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Introducing Blackjack Switch – a side game with an element of cheating

Published:

7 Nov 2018

Picture the scenario where you sit down for a game of blackjack and place chips in two of the betting circles.

In one hand you are dealt a king and a four. In the other, you receive a seven and a jack. The dealer is showing a nine.

Optimum blackjack strategy suggests that in this situation you are best served to hit on the 14 and stand with the 17, which you do.

The hit brings a queen, thus busting the first hand. The dealer flips another queen to make 19. Therefore, you lose both hands.

However, how different the hand could have played out if you were able to mix up your original four cards into two hands of your choosing.

The logical switch would have been to put the two picture cards together to make a hand of 20 and to play the seven and four as an 11.

You would have stood on the 20 and hit (or doubled down) on the 11. We know that the hit was revealed to be a queen, turning the 11 into 21.

The end result is two winning hands against the dealer 19 and a complete reverse of the initial outcome.

Obviously, in a traditional game of blackjack, such a switch would clearly be a method of cheating. Yet in the variant of the game called Blackjack Switch, this is exactly what you are expected to do.

Although it should be pointed out early that once the dealer has dealt a player two hands, it is only the top cards which can be switched with each other.

The Trade Off

The gains from playing Blackjack Switch are fairly obvious in that it gives players a much higher opportunity to secure at least one lucrative blackjack hand to take on the dealer with.

From four cards, players would be right to feel aggrieved if unable to play one hand of 18 or above or a hand with strong potential, such as a 10 or 11.

But given that this blackjack variant, invented by Geoff Hall and patented almost a decade ago, offers such a positive scenario to players, it would be foolish to think that casinos have no way of strengthening their position too.

And there are two ways that the casino’s edge is boosted.

The first is that a player is only paid out at 1/1 for any blackjack present in one of their two hands.

In regular blackjack, the payout on a blackjack is 6/5, although some casinos still offer the more generous 3/2 that was previously much more widely available.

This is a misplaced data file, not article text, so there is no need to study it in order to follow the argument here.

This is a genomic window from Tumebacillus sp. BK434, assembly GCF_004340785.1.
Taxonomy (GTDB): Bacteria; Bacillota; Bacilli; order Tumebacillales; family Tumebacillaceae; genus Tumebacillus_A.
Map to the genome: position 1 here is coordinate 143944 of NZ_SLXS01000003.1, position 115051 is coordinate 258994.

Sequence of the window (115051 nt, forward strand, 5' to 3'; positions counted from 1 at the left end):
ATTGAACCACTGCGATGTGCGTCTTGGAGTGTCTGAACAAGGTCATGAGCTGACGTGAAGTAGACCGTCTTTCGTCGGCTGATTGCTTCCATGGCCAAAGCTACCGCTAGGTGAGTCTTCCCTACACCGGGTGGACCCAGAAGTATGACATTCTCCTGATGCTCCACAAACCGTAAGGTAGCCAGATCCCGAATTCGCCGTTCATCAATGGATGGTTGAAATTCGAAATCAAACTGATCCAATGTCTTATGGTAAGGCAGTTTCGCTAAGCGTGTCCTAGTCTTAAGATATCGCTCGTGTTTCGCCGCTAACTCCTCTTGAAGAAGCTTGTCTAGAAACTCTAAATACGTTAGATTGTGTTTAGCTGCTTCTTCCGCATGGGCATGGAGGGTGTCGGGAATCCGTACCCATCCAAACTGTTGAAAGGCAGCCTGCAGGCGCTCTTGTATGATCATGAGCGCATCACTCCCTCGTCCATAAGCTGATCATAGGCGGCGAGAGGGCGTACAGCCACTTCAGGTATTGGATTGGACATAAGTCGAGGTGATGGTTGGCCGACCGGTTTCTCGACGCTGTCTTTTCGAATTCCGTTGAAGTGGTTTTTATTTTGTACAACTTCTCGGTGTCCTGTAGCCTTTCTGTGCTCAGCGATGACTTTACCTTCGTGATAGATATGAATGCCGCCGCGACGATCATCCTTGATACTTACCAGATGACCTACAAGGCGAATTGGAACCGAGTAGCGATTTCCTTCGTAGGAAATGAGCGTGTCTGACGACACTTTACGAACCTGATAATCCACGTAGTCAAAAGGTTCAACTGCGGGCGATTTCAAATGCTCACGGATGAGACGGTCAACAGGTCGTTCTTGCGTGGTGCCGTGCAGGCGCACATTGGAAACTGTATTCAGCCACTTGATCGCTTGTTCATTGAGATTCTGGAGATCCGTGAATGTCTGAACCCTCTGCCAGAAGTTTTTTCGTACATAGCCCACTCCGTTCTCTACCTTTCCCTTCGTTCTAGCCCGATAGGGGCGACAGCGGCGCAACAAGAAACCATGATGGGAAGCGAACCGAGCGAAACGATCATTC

The other mark up for the casino is that if the total of the dealer hand is exactly 22, then it is not a bust. A total of 22 remains a bust for a player.

Instead, 22 is classified as a push hand for the dealer, meaning it is regarded as a tie with any non-busting player hand, regardless of its total.

The only exception that beats a dealer 22 is a player blackjack straight from the deck and not one achieved by switching or splitting cards.

Strategy

There are obvious switches for a player that take little in the way of thought to carry out. The example above that creates two hands of 20 and 11 is a prime example.

However, other quartets of cards are not so straightforward to switch. The best play may not always be to identify the best single hand possible and then just fudge together the remaining two cards.

After all, a win for the strong hand and a defeat for the weaker one will only result in a player breaking even in that specific hand.

Take the scenario that a player has a blackjack in one hand, with the other featuring a king and a three.

The blackjack will only pay at 1/1, while hitting on 13 could result in a bust with just one extra card. This would result in a player ending the hand neither in profit or loss.

But would the pair of hands be stronger if they were switched, so that the two picture cards were put together and then the ace played alongside the three?

This does mean breaking up a blackjack, which may be considered ludicrous by some.

Yet, a win for the hand of 20 would still pay at 1/1, like the blackjack, while the soft 14 arguably has some versatility and at least has the potential of improvement with no risk of busting.

Of course, whether this is the optimum play may hinge on the dealer’s upcard. For example, if it is a 10, it would make more sense to retain the blackjack ahead of risking the 20.